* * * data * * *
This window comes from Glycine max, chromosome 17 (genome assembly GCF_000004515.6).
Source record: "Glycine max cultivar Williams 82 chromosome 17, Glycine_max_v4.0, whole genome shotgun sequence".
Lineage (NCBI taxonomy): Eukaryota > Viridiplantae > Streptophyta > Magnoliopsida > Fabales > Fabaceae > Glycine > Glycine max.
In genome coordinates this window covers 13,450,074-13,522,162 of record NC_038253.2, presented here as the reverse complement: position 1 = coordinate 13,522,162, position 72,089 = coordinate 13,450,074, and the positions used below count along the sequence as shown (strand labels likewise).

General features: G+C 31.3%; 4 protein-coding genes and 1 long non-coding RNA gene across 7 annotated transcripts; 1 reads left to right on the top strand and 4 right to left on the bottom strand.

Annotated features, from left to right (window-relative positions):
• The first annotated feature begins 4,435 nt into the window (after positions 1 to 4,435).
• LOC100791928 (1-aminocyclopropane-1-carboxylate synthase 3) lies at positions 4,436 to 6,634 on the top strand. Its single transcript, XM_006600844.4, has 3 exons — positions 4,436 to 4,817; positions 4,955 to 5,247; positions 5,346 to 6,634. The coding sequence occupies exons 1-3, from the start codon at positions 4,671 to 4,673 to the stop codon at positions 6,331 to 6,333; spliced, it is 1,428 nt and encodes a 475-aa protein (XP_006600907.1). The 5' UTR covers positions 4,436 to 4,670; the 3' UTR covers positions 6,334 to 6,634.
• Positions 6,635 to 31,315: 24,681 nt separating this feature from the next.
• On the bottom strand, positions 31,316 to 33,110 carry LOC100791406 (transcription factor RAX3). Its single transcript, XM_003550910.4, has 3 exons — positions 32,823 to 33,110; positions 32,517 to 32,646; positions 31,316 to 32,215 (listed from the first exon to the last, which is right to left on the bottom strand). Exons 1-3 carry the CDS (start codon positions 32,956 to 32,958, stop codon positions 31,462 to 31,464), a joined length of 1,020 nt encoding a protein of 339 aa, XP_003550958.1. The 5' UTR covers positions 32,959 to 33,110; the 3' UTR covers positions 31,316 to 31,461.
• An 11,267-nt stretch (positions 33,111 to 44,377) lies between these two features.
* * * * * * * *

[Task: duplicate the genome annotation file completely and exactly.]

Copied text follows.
This window comes from Glycine max, chromosome 17 (genome assembly GCF_000004515.6).
Source record: "Glycine max cultivar Williams 82 chromosome 17, Glycine_max_v4.0, whole genome shotgun sequence".
Lineage (NCBI taxonomy): Eukaryota > Viridiplantae > Streptophyta > Magnoliopsida > Fabales > Fabaceae > Glycine > Glycine max.
In genome coordinates this window covers 13,450,074-13,522,162 of record NC_038253.2, presented here as the reverse complement: position 1 = coordinate 13,522,162, position 72,089 = coordinate 13,450,074, and the positions used below count along the sequence as shown (strand labels likewise).

General features: G+C 31.3%; 4 protein-coding genes and 1 long non-coding RNA gene across 7 annotated transcripts; 1 reads left to right on the top strand and 4 right to left on the bottom strand.

Annotated features, from left to right (window-relative positions):
• The first annotated feature begins 4,435 nt into the window (after positions 1 to 4,435).
• LOC100791928 (1-aminocyclopropane-1-carboxylate synthase 3) lies at positions 4,436 to 6,634 on the top strand. Its single transcript, XM_006600844.4, has 3 exons — positions 4,436 to 4,817; positions 4,955 to 5,247; positions 5,346 to 6,634. The coding sequence occupies exons 1-3, from the start codon at positions 4,671 to 4,673 to the stop codon at positions 6,331 to 6,333; spliced, it is 1,428 nt and encodes a 475-aa protein (XP_006600907.1). The 5' UTR covers positions 4,436 to 4,670; the 3' UTR covers positions 6,334 to 6,634.
• Positions 6,635 to 31,315: 24,681 nt separating this feature from the next.
• On the bottom strand, positions 31,316 to 33,110 carry LOC100791406 (transcription factor RAX3). Its single transcript, XM_003550910.4, has 3 exons — positions 32,823 to 33,110; positions 32,517 to 32,646; positions 31,316 to 32,215 (listed from the first exon to the last, which is right to left on the bottom strand). Exons 1-3 carry the CDS (start codon positions 32,956 to 32,958, stop codon positions 31,462 to 31,464), a joined length of 1,020 nt encoding a protein of 339 aa, XP_003550958.1. The 5' UTR covers positions 32,959 to 33,110; the 3' UTR covers positions 31,316 to 31,461.
• An 11,267-nt stretch (positions 33,111 to 44,377) lies between these two features.